GPS Universal Solution
The benefit of fitting a sat-nav goes far beyond artificially improving your sense of direction, a good sat-nav can act as an accurate speedo, provide you with information on distance to the next fuel stop and display up-to-date journey stats — all of which can prove very useful on long rides! The two major problems scooter riders face when it comes to fitting a sat-nav are how to mount it and how to power. Both of these issues are relatively simple to solve, but there is no single ‘off the shelf’ solution which is universally applied.
I decided a sat-nav was a must after the YGSC tour round the Low Countries; my old school taped-to-the-headset directions were great until we needed to get to the specific location. I did not want to suffer the same woes again, so fitted a GPS. Dedicated motorcycle sat-navs are very expensive, so instead I had been looking for ways to integrate one of the many high quality and good value car systems available. The power issue is more pronounced on non-battery AC models, like most Lambrettas. Looking for a simple and cheap solution I used one of the nifty BGM regulators with the DC trickle. All you need to do is run a length of wire from the regulator, along the frame to the feed for the battery and earth appropriately. I’ve located mine behind the legshield spare wheel holder. A toolbox can also double up as a great location for the battery, particularly as it has the flat surface on top in which to mount a 12V socket. However, I was keen to retain the spare wheel so I sourced a Rally Master style dash (from K2 Customs) on which to mount the 12V socket.
It’s important to use a high quality case and mount. Cheap eBay ones can often be flimsy and move under the strains of riding. Old scooters and the amount of vibration they produce can be quite challenging for many parts and accessories. I have opted for the universal case produced by SW Motech and, I have to say, it is excellent. It uses a ‘Ram Arm’ system, which has two ‘ball mounts’ (one on the case and one on the scooter) and a clamp arm to form a sturdy fixing between the two. The arm is clamped via a quick release screw mechanism, allowing for this to be released easily. The kit comes with several of the ‘ball mounts’ with different adapters to allow these to be attached in several different places, according to the rider’s preference.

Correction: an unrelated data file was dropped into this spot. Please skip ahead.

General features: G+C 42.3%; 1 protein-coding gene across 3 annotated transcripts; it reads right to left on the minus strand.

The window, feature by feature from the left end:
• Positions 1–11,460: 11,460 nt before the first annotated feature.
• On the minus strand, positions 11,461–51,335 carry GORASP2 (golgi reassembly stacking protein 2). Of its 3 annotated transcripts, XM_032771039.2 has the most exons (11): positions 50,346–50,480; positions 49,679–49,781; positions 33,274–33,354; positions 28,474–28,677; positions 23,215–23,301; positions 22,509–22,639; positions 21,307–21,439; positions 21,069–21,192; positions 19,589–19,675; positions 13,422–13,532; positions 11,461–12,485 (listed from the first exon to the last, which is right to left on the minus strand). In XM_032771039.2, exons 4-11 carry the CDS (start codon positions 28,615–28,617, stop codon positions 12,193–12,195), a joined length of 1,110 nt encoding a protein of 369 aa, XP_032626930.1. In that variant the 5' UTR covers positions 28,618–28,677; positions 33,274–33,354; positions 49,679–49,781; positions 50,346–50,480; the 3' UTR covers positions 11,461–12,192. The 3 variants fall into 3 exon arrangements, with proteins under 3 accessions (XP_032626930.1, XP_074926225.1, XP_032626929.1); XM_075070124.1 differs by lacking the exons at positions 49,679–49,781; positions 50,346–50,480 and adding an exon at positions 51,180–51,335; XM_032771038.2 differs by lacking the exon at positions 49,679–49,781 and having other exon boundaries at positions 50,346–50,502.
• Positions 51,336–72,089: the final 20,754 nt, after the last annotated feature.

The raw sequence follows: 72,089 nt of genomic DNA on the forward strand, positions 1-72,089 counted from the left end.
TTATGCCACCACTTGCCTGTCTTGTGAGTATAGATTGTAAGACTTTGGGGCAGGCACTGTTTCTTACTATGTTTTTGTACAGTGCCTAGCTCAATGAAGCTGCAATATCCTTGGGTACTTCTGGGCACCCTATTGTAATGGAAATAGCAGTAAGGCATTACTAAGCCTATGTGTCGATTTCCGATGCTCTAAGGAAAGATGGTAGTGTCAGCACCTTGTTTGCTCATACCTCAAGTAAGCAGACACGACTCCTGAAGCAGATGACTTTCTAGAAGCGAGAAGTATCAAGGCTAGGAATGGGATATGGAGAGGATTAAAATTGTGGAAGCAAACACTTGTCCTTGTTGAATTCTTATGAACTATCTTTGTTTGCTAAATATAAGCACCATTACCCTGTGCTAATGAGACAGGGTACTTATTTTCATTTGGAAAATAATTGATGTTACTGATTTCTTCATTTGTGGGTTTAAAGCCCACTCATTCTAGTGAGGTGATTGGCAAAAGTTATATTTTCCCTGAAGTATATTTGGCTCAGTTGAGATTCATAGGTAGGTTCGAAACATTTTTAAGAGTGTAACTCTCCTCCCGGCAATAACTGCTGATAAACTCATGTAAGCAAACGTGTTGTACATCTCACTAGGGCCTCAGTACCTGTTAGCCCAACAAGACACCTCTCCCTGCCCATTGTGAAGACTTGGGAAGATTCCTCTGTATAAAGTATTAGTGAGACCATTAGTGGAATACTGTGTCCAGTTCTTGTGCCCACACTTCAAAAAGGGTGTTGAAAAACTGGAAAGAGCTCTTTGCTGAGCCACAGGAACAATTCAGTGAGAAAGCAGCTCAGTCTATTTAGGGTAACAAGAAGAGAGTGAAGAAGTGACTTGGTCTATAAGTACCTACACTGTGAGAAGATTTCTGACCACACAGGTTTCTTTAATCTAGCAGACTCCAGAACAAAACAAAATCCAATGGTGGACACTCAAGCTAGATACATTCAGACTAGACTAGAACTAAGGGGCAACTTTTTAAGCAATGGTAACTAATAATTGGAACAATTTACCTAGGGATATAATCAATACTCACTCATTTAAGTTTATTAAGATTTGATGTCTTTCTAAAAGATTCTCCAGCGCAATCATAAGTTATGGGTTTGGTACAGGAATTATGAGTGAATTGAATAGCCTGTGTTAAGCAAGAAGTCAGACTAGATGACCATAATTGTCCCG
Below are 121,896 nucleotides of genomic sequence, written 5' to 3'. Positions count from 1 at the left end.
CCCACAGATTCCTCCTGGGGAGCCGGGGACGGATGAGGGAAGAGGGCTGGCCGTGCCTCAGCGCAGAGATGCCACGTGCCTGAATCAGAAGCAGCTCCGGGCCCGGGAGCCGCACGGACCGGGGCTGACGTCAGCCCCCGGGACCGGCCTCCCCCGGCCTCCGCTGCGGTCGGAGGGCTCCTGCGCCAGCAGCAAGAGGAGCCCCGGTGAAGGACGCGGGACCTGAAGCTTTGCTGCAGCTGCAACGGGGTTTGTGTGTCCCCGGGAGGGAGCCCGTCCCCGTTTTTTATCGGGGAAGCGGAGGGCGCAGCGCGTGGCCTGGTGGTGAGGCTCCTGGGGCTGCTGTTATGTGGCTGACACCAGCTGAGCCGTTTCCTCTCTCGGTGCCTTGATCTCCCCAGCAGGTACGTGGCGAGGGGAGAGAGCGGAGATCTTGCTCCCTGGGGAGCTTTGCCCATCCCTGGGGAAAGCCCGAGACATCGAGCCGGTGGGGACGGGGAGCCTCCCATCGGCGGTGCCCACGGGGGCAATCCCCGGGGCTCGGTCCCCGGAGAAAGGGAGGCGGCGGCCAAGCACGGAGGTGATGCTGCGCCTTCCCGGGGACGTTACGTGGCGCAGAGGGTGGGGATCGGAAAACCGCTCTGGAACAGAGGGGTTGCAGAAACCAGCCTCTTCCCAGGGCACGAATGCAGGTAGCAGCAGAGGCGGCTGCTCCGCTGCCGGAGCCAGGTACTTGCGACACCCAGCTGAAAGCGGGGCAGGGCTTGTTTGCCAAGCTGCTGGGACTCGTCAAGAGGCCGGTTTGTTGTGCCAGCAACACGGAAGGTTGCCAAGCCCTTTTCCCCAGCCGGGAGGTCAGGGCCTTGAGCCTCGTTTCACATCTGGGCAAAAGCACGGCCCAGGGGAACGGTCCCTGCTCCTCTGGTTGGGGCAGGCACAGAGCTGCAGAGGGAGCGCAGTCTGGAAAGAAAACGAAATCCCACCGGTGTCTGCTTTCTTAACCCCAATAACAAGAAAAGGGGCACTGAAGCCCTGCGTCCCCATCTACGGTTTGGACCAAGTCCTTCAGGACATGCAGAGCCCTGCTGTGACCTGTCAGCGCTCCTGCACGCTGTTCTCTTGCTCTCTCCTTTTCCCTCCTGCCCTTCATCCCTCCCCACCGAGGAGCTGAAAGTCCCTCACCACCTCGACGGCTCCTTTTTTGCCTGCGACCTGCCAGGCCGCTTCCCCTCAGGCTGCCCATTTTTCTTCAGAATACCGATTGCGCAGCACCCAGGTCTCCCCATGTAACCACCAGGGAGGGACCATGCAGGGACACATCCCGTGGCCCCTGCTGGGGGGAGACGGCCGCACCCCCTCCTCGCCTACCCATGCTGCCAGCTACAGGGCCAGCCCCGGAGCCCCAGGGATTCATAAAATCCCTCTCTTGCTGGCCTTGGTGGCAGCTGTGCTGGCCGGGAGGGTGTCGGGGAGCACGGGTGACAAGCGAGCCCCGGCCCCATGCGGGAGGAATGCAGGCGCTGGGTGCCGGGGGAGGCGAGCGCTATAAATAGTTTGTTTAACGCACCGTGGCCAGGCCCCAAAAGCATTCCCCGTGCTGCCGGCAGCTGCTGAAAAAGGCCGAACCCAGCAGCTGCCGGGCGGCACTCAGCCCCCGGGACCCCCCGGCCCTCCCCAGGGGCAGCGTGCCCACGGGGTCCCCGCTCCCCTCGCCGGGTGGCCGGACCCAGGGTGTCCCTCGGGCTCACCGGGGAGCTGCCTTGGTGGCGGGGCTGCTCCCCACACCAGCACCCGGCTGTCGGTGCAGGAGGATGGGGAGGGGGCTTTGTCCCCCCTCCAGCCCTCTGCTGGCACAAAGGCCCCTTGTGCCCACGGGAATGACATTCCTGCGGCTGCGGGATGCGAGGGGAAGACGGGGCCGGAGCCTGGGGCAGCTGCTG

I supplemented the kit with a swingarm bracket attached to the master cylinder on the disc brake; the SW Motech kit comes with a ‘ball mount’ suitable for these. The end result is a very sturdy piece of kit that does not move from vibration or the wind. The case itself comes with a selection of handy features: for example, several foam pads that can be placed inside the case allowing the GPS Unit to fit snug against the case. What I really liked about this was the Velcro straps that held it all in place and reduced fiddling while zipping the unit together.
The case’s peak is made of a sturdy material and does not flex easily, meaning that it effectively reduces the glare from the sun. The last thing you want is to be straining to see the unit while riding! Although it’s one of those upgrades that takes a little effort and a little imagination, it’s definitely worthwhile. After a long hard ride, there’s nothing better than just simply knowing where your digs are!
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